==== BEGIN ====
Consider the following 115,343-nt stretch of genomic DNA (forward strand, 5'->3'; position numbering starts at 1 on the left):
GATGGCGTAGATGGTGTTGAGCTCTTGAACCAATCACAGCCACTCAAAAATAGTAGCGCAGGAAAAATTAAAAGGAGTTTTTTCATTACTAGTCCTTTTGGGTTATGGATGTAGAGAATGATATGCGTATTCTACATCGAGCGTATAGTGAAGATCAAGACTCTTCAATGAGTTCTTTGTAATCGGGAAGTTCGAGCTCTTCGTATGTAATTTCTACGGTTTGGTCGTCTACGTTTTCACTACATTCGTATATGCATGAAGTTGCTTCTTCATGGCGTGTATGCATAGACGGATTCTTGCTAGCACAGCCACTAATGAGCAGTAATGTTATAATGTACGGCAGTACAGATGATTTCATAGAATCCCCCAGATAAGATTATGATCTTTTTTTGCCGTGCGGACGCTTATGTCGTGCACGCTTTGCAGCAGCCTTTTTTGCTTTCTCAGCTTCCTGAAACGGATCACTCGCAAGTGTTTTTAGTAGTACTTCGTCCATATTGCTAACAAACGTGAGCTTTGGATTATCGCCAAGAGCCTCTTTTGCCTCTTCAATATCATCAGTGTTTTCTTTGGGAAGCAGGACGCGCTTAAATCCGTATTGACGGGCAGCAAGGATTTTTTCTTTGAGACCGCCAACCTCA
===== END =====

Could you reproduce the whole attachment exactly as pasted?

Consider the following 115,343-nt stretch of genomic DNA (forward strand, 5'->3'; position numbering starts at 1 on the left):
GATGGCGTAGATGGTGTTGAGCTCTTGAACCAATCACAGCCACTCAAAAATAGTAGCGCAGGAAAAATTAAAAGGAGTTTTTTCATTACTAGTCCTTTTGGGTTATGGATGTAGAGAATGATATGCGTATTCTACATCGAGCGTATAGTGAAGATCAAGACTCTTCAATGAGTTCTTTGTAATCGGGAAGTTCGAGCTCTTCGTATGTAATTTCTACGGTTTGGTCGTCTACGTTTTCACTACATTCGTATATGCATGAAGTTGCTTCTTCATGGCGTGTATGCATAGACGGATTCTTGCTAGCACAGCCACTAATGAGCAGTAATGTTATAATGTACGGCAGTACAGATGATTTCATAGAATCCCCCAGATAAGATTATGATCTTTTTTTGCCGTGCGGACGCTTATGTCGTGCACGCTTTGCAGCAGCCTTTTTTGCTTTCTCAGCTTCCTGAAACGGATCACTCGCAAGTGTTTTTAGTAGTACTTCGTCCATATTGCTAACAAACGTGAGCTTTGGATTATCGCCAAGAGCCTCTTTTGCCTCTTCAATATCATCAGTGTTTTCTTTGGGAAGCAGGACGCGCTTAAATCCGTATTGACGGGCAGCAAGGATTTTTTCTTTGAGACCGCCAACCTCA